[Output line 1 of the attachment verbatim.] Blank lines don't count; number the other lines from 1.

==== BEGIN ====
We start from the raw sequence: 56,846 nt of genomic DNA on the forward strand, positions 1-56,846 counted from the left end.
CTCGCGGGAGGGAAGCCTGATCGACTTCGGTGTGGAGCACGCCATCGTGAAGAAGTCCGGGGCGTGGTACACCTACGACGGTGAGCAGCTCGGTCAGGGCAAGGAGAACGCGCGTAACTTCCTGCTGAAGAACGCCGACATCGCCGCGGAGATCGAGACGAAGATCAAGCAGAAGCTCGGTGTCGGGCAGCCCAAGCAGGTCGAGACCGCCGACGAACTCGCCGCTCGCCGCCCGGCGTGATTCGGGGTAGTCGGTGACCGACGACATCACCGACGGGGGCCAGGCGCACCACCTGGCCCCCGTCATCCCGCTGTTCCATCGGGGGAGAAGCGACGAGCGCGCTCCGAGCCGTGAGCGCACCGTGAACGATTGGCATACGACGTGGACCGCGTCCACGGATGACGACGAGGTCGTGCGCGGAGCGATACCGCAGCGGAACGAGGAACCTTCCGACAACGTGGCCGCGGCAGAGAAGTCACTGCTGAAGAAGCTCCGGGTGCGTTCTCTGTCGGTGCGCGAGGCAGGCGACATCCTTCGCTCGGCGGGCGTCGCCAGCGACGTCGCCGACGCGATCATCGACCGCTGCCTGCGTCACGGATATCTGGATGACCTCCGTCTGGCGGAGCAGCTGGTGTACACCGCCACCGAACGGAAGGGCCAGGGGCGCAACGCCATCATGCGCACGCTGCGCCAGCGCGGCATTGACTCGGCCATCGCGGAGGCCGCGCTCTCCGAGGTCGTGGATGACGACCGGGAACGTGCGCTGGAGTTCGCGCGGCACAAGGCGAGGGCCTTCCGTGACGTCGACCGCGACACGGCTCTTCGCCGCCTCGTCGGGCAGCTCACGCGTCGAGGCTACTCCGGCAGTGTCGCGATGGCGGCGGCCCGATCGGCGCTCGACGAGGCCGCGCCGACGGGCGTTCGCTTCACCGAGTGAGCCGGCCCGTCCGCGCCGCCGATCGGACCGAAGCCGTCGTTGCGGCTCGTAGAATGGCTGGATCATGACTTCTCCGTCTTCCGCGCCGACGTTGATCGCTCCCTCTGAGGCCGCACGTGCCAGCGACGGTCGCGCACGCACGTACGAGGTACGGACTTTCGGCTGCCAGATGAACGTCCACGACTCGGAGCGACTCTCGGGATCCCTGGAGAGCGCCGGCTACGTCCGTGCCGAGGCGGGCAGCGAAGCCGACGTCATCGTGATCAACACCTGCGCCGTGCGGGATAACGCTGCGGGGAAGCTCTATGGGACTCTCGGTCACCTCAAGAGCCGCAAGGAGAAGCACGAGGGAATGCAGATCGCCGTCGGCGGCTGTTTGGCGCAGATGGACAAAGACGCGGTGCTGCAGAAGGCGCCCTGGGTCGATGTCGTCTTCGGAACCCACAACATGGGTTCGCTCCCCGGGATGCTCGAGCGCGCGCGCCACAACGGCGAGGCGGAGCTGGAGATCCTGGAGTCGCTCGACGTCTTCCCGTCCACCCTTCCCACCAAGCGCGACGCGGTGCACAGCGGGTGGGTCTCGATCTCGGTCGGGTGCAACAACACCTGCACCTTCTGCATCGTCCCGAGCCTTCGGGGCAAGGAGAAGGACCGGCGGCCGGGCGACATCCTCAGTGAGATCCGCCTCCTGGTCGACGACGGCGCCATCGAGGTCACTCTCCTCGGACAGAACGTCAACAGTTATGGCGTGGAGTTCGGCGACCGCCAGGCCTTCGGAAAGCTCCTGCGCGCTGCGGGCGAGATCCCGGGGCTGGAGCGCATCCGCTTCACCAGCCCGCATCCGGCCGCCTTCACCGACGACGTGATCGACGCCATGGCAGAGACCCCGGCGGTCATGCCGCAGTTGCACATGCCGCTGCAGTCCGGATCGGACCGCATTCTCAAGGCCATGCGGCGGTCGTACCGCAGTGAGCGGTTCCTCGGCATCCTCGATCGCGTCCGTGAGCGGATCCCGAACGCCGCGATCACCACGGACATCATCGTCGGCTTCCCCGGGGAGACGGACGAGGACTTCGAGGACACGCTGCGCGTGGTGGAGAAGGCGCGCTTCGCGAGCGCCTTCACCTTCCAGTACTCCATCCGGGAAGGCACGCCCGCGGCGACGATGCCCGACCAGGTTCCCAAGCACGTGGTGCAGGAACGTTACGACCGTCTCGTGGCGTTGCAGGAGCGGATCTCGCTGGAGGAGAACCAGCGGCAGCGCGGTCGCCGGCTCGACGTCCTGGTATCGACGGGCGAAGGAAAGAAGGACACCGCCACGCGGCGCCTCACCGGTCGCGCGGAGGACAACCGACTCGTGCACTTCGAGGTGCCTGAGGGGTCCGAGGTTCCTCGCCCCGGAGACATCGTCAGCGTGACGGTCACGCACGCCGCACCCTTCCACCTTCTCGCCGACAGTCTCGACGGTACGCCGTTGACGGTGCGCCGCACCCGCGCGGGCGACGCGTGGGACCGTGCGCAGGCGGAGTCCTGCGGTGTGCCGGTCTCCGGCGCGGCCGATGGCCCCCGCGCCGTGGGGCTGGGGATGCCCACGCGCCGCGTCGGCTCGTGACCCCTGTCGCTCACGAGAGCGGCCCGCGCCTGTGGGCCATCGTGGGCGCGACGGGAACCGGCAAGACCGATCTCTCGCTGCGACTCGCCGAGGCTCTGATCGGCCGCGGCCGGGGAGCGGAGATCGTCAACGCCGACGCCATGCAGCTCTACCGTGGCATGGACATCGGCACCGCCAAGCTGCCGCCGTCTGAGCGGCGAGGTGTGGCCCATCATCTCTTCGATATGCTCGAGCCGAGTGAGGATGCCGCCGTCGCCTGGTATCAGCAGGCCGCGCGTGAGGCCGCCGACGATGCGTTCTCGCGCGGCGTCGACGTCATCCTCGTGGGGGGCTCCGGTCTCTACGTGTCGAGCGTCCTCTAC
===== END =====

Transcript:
We start from the raw sequence: 56,846 nt of genomic DNA on the forward strand, positions 1-56,846 counted from the left end.